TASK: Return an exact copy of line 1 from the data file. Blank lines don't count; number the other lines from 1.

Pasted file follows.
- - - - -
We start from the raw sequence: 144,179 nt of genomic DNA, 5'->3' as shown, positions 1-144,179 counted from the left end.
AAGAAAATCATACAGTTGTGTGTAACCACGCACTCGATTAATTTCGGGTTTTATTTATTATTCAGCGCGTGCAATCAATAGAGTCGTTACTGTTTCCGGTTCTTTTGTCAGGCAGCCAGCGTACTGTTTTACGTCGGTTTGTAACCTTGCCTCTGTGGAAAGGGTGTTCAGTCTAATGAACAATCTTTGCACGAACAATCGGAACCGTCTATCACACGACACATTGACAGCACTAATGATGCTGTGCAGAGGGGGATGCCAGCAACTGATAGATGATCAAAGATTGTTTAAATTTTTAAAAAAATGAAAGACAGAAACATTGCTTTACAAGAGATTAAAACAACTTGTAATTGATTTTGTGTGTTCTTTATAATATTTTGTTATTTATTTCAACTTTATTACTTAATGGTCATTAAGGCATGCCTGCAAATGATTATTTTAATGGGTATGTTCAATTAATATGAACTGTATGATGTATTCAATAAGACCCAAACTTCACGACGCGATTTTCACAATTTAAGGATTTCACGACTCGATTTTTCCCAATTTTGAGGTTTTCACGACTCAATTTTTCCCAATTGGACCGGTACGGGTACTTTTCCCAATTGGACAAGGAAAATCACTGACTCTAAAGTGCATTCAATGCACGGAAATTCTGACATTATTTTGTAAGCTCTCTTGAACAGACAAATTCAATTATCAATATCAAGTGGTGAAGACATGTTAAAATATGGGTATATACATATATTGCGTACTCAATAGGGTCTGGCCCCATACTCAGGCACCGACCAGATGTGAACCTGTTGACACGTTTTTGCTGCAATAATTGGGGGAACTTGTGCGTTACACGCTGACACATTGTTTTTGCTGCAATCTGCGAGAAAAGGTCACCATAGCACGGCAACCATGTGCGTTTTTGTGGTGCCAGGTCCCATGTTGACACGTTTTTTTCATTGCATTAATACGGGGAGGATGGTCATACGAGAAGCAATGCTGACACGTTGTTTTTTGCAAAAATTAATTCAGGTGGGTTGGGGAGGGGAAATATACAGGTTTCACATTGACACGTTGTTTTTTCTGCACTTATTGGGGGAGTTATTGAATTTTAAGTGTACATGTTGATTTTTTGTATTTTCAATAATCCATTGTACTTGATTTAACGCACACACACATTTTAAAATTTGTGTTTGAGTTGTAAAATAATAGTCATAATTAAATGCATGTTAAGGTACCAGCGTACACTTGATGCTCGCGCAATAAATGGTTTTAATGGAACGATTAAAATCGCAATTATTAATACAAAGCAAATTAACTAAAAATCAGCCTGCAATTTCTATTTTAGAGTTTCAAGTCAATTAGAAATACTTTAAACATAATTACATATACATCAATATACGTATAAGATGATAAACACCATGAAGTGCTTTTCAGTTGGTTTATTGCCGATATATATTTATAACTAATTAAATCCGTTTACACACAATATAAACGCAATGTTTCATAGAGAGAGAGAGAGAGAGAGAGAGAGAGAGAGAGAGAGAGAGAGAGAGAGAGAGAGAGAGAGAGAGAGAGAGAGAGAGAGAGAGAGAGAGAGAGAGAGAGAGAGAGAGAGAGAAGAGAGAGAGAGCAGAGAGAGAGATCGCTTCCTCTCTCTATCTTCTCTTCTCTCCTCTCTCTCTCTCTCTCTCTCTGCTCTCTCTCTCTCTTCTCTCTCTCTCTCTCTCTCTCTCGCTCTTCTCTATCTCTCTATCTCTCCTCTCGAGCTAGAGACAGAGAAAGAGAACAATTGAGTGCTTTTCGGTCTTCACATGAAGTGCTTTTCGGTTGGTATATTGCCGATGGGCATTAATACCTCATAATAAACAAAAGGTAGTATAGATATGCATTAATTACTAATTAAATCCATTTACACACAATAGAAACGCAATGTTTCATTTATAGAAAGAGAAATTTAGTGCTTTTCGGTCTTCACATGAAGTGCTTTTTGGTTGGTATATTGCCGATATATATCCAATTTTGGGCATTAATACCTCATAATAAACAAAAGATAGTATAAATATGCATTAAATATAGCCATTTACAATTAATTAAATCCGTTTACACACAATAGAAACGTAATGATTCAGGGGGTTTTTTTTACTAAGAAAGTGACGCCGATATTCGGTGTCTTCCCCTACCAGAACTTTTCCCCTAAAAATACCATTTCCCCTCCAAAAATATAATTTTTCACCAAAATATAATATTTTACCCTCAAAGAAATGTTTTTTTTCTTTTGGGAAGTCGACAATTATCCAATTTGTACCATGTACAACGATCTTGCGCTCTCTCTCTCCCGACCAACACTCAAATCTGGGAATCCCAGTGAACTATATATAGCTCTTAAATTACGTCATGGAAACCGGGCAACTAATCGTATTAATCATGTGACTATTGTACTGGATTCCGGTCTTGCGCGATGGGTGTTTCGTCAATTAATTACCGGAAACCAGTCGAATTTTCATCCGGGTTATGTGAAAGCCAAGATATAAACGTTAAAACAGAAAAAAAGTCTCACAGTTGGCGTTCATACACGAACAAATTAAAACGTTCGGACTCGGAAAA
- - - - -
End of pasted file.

We start from the raw sequence: 144,179 nt of genomic DNA, 5'->3' as shown, positions 1-144,179 counted from the left end.